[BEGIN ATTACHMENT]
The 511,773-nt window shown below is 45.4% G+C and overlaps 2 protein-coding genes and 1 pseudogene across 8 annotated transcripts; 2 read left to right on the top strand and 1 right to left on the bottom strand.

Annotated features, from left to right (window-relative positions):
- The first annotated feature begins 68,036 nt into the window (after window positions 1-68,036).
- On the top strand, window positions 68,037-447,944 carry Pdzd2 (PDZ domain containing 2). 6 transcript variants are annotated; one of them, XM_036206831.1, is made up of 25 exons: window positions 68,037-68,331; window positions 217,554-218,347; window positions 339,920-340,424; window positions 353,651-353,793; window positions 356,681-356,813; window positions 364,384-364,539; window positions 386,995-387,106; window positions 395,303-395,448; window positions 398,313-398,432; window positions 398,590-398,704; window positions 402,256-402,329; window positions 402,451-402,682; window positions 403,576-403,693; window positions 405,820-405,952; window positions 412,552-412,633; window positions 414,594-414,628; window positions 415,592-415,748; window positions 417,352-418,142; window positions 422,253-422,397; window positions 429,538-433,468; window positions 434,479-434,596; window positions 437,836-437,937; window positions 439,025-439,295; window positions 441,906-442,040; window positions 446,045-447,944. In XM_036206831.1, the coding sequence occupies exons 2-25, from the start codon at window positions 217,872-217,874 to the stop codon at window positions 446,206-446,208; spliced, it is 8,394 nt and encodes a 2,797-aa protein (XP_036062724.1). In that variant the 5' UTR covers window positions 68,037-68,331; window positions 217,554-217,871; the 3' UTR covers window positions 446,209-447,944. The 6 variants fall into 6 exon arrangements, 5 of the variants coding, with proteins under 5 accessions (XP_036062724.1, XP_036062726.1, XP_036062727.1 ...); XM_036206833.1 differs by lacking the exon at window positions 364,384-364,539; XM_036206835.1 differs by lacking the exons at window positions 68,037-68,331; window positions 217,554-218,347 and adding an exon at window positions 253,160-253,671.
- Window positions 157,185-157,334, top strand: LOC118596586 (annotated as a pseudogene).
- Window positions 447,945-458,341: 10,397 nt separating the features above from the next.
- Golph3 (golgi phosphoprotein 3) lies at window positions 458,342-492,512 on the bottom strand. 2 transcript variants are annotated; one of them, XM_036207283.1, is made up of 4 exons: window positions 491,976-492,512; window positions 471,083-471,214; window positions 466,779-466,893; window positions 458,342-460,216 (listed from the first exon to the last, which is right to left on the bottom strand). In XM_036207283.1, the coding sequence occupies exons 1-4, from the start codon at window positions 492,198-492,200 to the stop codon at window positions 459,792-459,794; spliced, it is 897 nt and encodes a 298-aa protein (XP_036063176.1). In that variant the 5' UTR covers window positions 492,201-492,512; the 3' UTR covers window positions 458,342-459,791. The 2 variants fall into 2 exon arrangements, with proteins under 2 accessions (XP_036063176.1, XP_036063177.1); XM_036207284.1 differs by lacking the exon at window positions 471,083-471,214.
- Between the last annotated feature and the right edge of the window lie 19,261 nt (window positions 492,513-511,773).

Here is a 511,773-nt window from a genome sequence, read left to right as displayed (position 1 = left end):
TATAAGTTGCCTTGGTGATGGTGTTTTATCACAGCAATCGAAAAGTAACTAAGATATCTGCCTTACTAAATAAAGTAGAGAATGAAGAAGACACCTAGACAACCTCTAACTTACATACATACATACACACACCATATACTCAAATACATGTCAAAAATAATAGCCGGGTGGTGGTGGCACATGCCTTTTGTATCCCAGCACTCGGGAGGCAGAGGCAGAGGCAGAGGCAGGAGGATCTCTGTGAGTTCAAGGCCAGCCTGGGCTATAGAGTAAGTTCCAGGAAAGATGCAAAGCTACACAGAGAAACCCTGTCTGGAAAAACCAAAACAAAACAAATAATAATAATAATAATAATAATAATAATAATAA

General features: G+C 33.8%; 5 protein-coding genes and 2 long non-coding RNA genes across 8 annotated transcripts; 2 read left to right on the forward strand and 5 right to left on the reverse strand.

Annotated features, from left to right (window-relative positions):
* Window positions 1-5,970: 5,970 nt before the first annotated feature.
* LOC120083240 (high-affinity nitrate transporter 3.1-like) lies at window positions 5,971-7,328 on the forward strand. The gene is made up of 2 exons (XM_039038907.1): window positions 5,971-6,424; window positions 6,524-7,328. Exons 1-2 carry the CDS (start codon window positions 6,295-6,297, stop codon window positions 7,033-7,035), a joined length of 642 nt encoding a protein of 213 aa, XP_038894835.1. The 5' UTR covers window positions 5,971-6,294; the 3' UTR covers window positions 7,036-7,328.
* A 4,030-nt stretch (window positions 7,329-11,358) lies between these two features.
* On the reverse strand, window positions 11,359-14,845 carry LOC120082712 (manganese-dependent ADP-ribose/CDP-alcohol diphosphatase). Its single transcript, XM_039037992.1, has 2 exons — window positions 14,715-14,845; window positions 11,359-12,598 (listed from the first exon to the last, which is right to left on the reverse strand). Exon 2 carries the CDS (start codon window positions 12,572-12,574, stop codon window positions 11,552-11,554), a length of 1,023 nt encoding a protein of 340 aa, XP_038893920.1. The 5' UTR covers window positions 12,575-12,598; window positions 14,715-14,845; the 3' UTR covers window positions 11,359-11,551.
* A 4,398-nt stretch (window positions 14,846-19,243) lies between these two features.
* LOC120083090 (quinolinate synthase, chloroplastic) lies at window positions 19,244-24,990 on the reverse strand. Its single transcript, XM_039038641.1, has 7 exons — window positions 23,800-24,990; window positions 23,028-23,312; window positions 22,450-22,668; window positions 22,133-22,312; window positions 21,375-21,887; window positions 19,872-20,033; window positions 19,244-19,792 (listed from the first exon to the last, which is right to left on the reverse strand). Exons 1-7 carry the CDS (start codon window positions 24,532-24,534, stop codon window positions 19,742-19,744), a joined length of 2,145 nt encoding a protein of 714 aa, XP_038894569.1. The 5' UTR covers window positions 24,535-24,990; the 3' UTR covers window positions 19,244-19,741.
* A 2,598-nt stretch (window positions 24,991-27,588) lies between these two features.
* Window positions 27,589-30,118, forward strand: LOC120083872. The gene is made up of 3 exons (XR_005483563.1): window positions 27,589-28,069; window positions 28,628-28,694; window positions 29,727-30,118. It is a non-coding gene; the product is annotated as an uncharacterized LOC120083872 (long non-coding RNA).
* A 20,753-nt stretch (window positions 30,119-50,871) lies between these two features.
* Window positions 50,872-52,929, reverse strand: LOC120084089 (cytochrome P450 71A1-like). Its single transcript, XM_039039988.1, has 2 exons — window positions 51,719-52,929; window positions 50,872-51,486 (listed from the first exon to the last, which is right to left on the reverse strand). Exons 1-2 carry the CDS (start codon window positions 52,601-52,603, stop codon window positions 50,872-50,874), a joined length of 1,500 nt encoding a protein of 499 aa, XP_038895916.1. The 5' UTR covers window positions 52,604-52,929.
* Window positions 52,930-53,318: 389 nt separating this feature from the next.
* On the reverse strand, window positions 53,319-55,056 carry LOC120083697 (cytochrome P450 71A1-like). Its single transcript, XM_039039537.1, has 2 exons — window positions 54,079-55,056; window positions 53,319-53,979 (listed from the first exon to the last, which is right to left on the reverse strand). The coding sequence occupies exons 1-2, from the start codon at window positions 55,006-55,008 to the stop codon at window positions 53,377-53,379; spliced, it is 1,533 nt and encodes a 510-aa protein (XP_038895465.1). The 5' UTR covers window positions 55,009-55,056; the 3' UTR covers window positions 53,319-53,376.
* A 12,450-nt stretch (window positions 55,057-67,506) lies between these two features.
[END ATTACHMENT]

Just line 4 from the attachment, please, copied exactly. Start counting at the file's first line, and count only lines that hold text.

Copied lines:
- On the top strand, window positions 68,037-447,944 carry Pdzd2 (PDZ domain containing 2). 6 transcript variants are annotated; one of them, XM_036206831.1, is made up of 25 exons: window positions 68,037-68,331; window positions 217,554-218,347; window positions 339,920-340,424; window positions 353,651-353,793; window positions 356,681-356,813; window positions 364,384-364,539; window positions 386,995-387,106; window positions 395,303-395,448; window positions 398,313-398,432; window positions 398,590-398,704; window positions 402,256-402,329; window positions 402,451-402,682; window positions 403,576-403,693; window positions 405,820-405,952; window positions 412,552-412,633; window positions 414,594-414,628; window positions 415,592-415,748; window positions 417,352-418,142; window positions 422,253-422,397; window positions 429,538-433,468; window positions 434,479-434,596; window positions 437,836-437,937; window positions 439,025-439,295; window positions 441,906-442,040; window positions 446,045-447,944. In XM_036206831.1, the coding sequence occupies exons 2-25, from the start codon at window positions 217,872-217,874 to the stop codon at window positions 446,206-446,208; spliced, it is 8,394 nt and encodes a 2,797-aa protein (XP_036062724.1). In that variant the 5' UTR covers window positions 68,037-68,331; window positions 217,554-217,871; the 3' UTR covers window positions 446,209-447,944. The 6 variants fall into 6 exon arrangements, 5 of the variants coding, with proteins under 5 accessions (XP_036062724.1, XP_036062726.1, XP_036062727.1 ...); XM_036206833.1 differs by lacking the exon at window positions 364,384-364,539; XM_036206835.1 differs by lacking the exons at window positions 68,037-68,331; window positions 217,554-218,347 and adding an exon at window positions 253,160-253,671.